attempt to duplicate same concentration of
  carbohydrates, proteins, fats as 20kcal/oz same as
  breast milk
           Bottle-Feeding Advantages

 Provides good nutrition to infant
 Father can participate in infant feeding patterns
         Bottle-Feeding Disadvantages

 May need to try different formulas before finding one
  that is well-tolerated by infant
 Proper preparation necessary for nutrition adequacy
                Bottle-Feeding Mother

 Bottle-feeding mother needs to know
   Types of formula available and how to prepare each type

   Procedure for feeding infant

   How to correctly position infant for bottle-feeding

   How to safely store formula

   How to safely care for bottles and nipples

   Amount of formula to feed infant at each feeding

   How often to feed infant

   Expected weight gain
               Bottle Feeding Mother

 Teach to wear a binder or tight-fitting sports bra day
    and night for two weeks.
   Do not allow hot water from shower to run over
    breasts
   Avoid manual stimulation
   Apply cabbage leaves (dries up breast)
   Use acetaminophen for discomfort
             Cesarean Section Needs

 Assess vital signs
 Assess breasts
 Assess location and firmness of uterine fundus
 Assess lochia
 Assess incision site – REEDA
 Assess breath sounds
 Assess indwelling urinary catheter - color and
  amount of urine noted
 Assess bowel sounds: present, hypoactive or
  hyperactive
                   Cesarean Section Needs

 Cesarean birth is major abdominal surgery - if general
  anesthesia used, abdominal distension may cause
  discomfort, assess for bowel obstruction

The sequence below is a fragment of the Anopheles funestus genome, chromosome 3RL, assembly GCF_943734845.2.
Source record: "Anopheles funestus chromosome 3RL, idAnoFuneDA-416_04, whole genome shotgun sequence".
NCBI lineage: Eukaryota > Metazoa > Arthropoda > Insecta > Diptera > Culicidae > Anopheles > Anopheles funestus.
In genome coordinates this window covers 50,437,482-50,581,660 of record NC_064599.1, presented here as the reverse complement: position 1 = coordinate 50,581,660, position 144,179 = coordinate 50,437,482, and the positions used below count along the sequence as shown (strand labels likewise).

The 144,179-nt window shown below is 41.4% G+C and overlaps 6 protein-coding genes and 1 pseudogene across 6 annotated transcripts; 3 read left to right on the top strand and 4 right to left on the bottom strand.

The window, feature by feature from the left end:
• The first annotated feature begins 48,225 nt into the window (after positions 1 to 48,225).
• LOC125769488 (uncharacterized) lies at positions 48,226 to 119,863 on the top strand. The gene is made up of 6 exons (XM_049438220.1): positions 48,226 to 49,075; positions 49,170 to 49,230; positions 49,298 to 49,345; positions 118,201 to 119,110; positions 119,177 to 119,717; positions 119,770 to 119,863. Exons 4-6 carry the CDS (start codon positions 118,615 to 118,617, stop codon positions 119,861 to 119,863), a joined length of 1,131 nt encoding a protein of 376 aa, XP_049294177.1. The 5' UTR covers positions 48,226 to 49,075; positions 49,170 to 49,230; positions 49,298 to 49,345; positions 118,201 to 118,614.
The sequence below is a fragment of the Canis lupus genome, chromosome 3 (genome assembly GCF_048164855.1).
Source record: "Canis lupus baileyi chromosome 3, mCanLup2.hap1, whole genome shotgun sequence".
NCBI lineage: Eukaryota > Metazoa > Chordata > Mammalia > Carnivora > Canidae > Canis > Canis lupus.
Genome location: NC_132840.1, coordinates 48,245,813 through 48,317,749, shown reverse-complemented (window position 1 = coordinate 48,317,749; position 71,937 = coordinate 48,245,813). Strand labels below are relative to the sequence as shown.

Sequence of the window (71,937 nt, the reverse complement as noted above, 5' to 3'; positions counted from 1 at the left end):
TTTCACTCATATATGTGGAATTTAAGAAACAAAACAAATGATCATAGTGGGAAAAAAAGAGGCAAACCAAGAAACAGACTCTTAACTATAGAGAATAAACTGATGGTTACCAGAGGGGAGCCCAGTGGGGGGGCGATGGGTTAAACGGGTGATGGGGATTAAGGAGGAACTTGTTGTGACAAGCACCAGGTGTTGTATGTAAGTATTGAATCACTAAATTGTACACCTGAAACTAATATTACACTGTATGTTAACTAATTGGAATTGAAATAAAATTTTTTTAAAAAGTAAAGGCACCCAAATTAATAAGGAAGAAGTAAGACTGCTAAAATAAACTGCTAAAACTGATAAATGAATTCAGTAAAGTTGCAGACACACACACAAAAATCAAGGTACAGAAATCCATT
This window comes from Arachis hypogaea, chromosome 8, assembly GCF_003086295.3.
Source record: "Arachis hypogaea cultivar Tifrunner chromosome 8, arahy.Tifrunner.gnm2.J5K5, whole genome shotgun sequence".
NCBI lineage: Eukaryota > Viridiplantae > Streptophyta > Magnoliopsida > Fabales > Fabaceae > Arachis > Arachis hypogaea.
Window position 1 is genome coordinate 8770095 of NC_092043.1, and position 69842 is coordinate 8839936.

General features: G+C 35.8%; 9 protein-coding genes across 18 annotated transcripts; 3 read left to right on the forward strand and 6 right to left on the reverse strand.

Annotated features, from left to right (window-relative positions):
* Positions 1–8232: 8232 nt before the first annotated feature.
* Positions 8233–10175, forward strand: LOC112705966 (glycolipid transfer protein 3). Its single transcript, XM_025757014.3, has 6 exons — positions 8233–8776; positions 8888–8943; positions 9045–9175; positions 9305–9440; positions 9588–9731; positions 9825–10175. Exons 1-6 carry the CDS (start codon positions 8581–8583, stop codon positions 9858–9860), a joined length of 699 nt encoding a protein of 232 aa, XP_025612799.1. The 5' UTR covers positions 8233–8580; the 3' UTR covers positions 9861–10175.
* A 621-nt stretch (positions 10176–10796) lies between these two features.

   Position client on left side, include exercises, early ambulation, increase
      po intake, avoid carbonated beverages, avoid straws - may need enemas,
      stool softeners, antiflatulent meds


 Pulmonary infections may occur related to immobility and
  use of narcotics because of altered immune response
     TCDB, use incentive spirometer q 2 hours
                   Pain and Comfort

 Administer analgesics within the first 24 to 72 hours -
  allows woman to become more mobile and active
 Comfort is promoted through proper positioning, back
  rubs, and oral care - reduce noxious stimuli in environment
 Encourage visits by family and newborn, which provides
  distraction from painful stimuli
 Encourage non-pharmacologic methods of pain relief
  (breathing, relaxation, and distraction) - encourage rest
      Attachment After a Cesarean Birth

 Physical condition of mother and newborn and
  maternal reactions to stress, anesthesia, and
  medications may impact mother-infant attachment
 By second or third day, cesarean birth mother
  moves into "taking-hold period"
  Emphasize home management and encourage mother to
   allow others to assume housekeeping responsibilities
  Stress how fatigue prolongs recovery and may interfere
   with attachment process
                 Discharge Instructions

 S/S complications           Referral numbers
 PP Exercises                Nutrition
 Rest                        PP appointment
 Avoid overexertion          Birth certificate info
 Sexual activity             Infant care
 Hygiene                     Infant complications
 Sitz baths                  Infant follow-up
 Incision care               Family bonding
               Discharge Teaching

 New mother should gradually increase activities and
  ambulation after birth
 Avoid heavy lifting, excessive stair climbing,
  strenuous activity, vacuuming
 Resume light housekeeping by second week at home
 Delay returning to work until after 6-week
  postpartum examination
               Discharge Teaching

 Recommend exercise to provide health benefits to
  new mother
 Nurse should encourage client to begin simple
  exercises while on nursing unit
 Inform her that increased lochia and pain may
  necessitate a change in her activity
      Sexual Activity and Contraception

 Sleep deprivation, vaginal dryness, and lack of time
  together may impact resumption of sexual activity
 Usually sexual intercourse is resumed once
  episiotomy has healed and lochia has stopped (about
  3 – 6 weeks)
 Breastfeeding mother may have leakage of milk from
  nipples with sexual arousal due to oxytocin release
                   Contraception

 Information on contraception should be part of
  discharge planning
 Nursing staff need to identify advantages,
  disadvantages, risk factors, any contraindications